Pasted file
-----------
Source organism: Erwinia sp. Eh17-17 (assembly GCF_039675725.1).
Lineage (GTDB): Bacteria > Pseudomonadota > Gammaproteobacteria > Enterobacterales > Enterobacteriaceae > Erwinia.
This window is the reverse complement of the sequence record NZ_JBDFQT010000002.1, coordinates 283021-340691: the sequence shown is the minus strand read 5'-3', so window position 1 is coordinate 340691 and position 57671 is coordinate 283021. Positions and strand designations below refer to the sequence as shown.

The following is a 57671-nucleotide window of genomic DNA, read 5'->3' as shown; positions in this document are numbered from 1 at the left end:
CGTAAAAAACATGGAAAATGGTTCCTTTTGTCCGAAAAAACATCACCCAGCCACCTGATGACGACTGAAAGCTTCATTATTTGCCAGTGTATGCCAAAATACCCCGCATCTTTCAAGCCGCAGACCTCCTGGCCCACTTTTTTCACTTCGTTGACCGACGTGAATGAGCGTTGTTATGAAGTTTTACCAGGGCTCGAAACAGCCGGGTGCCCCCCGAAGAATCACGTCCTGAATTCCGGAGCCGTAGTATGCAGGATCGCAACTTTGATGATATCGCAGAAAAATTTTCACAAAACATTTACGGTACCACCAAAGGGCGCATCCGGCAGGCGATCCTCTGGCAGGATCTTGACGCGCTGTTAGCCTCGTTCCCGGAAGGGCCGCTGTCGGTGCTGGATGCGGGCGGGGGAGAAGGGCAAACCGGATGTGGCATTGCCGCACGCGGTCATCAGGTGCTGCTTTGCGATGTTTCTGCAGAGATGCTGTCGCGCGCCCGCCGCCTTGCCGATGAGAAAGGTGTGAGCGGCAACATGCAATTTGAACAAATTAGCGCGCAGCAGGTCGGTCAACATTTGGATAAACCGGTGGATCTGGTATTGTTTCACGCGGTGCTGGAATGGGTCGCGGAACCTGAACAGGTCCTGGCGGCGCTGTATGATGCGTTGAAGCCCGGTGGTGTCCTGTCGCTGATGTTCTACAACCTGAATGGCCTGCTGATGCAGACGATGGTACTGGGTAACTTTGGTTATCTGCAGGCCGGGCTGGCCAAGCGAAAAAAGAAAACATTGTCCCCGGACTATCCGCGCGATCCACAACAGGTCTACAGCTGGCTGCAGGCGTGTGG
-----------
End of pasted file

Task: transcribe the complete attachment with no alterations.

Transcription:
Source organism: Erwinia sp. Eh17-17 (assembly GCF_039675725.1).
Lineage (GTDB): Bacteria > Pseudomonadota > Gammaproteobacteria > Enterobacterales > Enterobacteriaceae > Erwinia.
This window is the reverse complement of the sequence record NZ_JBDFQT010000002.1, coordinates 283021-340691: the sequence shown is the minus strand read 5'-3', so window position 1 is coordinate 340691 and position 57671 is coordinate 283021. Positions and strand designations below refer to the sequence as shown.

The following is a 57671-nucleotide window of genomic DNA, read 5'->3' as shown; positions in this document are numbered from 1 at the left end:
CGTAAAAAACATGGAAAATGGTTCCTTTTGTCCGAAAAAACATCACCCAGCCACCTGATGACGACTGAAAGCTTCATTATTTGCCAGTGTATGCCAAAATACCCCGCATCTTTCAAGCCGCAGACCTCCTGGCCCACTTTTTTCACTTCGTTGACCGACGTGAATGAGCGTTGTTATGAAGTTTTACCAGGGCTCGAAACAGCCGGGTGCCCCCCGAAGAATCACGTCCTGAATTCCGGAGCCGTAGTATGCAGGATCGCAACTTTGATGATATCGCAGAAAAATTTTCACAAAACATTTACGGTACCACCAAAGGGCGCATCCGGCAGGCGATCCTCTGGCAGGATCTTGACGCGCTGTTAGCCTCGTTCCCGGAAGGGCCGCTGTCGGTGCTGGATGCGGGCGGGGGAGAAGGGCAAACCGGATGTGGCATTGCCGCACGCGGTCATCAGGTGCTGCTTTGCGATGTTTCTGCAGAGATGCTGTCGCGCGCCCGCCGCCTTGCCGATGAGAAAGGTGTGAGCGGCAACATGCAATTTGAACAAATTAGCGCGCAGCAGGTCGGTCAACATTTGGATAAACCGGTGGATCTGGTATTGTTTCACGCGGTGCTGGAATGGGTCGCGGAACCTGAACAGGTCCTGGCGGCGCTGTATGATGCGTTGAAGCCCGGTGGTGTCCTGTCGCTGATGTTCTACAACCTGAATGGCCTGCTGATGCAGACGATGGTACTGGGTAACTTTGGTTATCTGCAGGCCGGGCTGGCCAAGCGAAAAAAGAAAACATTGTCCCCGGACTATCCGCGCGATCCACAACAGGTCTACAGCTGGCTGCAGGCGTGTGG